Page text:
Take the 2-minute tour ×
Stack Overflow is a question and answer site for professional and enthusiast programmers. It's 100% free, no registration required.

If T is covariant or contravariant, can I determine the variance of:

K >: T

or

K <: T

I ask this because I see in the book "programming in scala", it says, in the code:

trait Cat[T] {
   def meow[K]
}

The position of K is negative, it must be contravariant(Let's assume it's not a nonvariant type).

Since we can't just declare covariance or contravariance just with a single type K, we have to use upper bound or lower bound, so the K may be:

K >: T

or

K <: T

But how can I determine new type is covariant or contravariant?

share|improve this question
    
do you mean "contravariant/covariant" instead of "contravariance/covariance"? –  Erik Allik Apr 29 at 14:13
    
Thank you, sorry for my bad English –  Freewind Apr 29 at 14:19
    
I don't see a relation between K and T in trait Cat[T]{ def meow[K] } so it doesn't seem like there needs to be a relationship. –  wheaties Apr 29 at 14:21
    
K is just indicating the position in that piece of code, actually, it may be K >: T or K <: T –  Freewind Apr 29 at 14:30
    
Unless K itself is a type parameter of Cat, I don't see how Cat can have any variance relationship with K... unless I'm mistaken. Also, I think it's a misnomer to say that "a type is covariant/contravariant"... because a type can only be *variant with respect to one or more of its type parameters. –  Erik Allik Apr 29 at 14:43

3 Answers 3

As I already noted in a comment, type variance can only be talked of in relation to a type parameter. A type itself isn't covariant or contravariant or invariant. Since K does not appear in the type parameter list of Cat, Cat has no variance in relation to K. Consider:

trait Cat[T] {
  def meow[K]
}

class SiameseCat[T] extends Cat[T] {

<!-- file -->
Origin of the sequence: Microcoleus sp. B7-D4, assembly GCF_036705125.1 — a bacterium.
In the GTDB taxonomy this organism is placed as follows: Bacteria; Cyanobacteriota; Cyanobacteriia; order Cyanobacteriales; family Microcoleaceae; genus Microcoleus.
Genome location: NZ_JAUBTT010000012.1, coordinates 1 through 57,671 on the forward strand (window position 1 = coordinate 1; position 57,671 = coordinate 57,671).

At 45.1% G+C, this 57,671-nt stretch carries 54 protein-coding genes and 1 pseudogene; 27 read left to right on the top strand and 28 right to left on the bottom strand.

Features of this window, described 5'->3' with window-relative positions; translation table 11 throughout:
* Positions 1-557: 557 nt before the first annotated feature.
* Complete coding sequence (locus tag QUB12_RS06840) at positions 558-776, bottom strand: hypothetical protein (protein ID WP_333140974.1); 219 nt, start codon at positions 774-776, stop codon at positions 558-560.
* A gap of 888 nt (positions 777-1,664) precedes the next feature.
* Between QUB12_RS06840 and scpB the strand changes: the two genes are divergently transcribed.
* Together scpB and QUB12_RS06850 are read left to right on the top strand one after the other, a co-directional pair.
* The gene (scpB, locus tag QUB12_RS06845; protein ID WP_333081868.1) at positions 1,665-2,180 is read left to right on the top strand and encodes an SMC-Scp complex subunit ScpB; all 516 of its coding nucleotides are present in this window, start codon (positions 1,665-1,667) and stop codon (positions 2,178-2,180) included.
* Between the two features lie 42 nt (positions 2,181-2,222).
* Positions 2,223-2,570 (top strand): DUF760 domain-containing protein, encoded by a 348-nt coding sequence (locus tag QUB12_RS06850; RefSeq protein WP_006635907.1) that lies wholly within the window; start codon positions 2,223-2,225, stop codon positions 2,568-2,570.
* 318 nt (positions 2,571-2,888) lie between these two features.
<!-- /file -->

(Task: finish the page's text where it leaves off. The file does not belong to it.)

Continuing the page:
def meow[K] = println("loud meow")
}

class Foo
class Bar extends Foo
class Baz extends Bar

val barSiamese = new SiameseCat[Bar]

// COMPILATION ERROR: personality.analysis.demo.Bar <: personality.analysis.demo.Foo, but class SiameseCat is invariant in type T
val fooSiamese: SiameseCat[Foo] = barSiamese
// SAME
val bazSiamese: SiameseCat[Baz] = barSiamese

// NO ERROR
barSiamese.meow[Foo]
barSiamese.meow[Bar]
barSiamese.meow[Baz]
barSiamese.meow[Int]
barSiamese.meow[Unit]

Arguably, in more lax speech, you can say a type is *variant if it's obviously a container type and takes just one type parameter, such as List[T]; i.e. one can say List is covariant, but this actually expands to "List[T] is covariant with respect to T".

However, if K did in fact appear in the type parameter list of Cat, it would make it possible to declare Cat as covariant with respect to K by prepending a + to K: Cat[T, +K], which will be allowed by the compiler because K only appears in variance-neutral positions in the body of Cat:

def meow[K]  // <-- meow doesn't take any parameters and returns `Unit`, so `K` is irrelevant with respect to variance

if, however, you were returning K from meow, you'd only be able to mark Cat as invariant or covariant with respect to K:

def meow: K  // contravariance made impossible

conversely, this:

def meow(x: K)  // covariance made impossible

would force you to either go with Cat[T, -K] (contravariant) or just Cat[T, K] (invariant).

For the reason why, either google, or see a recent answer of mine @ why the first type parameter is defined as contravariant in Function1[-A, +B]?

share|improve this answer

The type parameters of methods such as K in def meow[K] can't be co- or contravariant. The notion can only apply to type parameters of types.

Since we can't just declare covariance or contravariance just with a single type K, we have to use upper bound or lower bound

This also doesn't make sense. We can declare that MyClass is covariant in K like this:

class MyClass[+K]

This is completely unrelated to lower/upper bounds: you can have a variant type parameter with or without a bound.

share|improve this answer

Two type of variance for:

class X1
class X2 extends X1
class X3 extends X2

1) Declaration-site variance:

// covariant type-constructor:
class Cat[+T]

var cat : Cat[X2] = new Cat[X2]
var cat = new Cat[X3]
// cat = new Cat[X1] // not compiled

2) Using-site variance (by upper or lower bound limitation):

//covariant variable for invariant type constructor:
class Cat[T]

var cat : Cat[_ <: X2] = new Cat[X2]
cat = new Cat[X3]
// cat = new Cat[X1] // not compiled

Decalration-site variance used in type-constructor(container) declaration and using-site variance commonly used in method or variavle declararion.

share|improve this answer
    
What is the Foo in Cat[_ <: Foo]? –  Freewind Apr 30 at 5:54
    
My apologies. Bug fixed –  Yury Apr 30 at 6:00

Your Answer

 
discard

By posting your answer, you agree to the privacy policy and terms of service.

Not the answer you're looking for? Browse other questions tagged or ask your own question.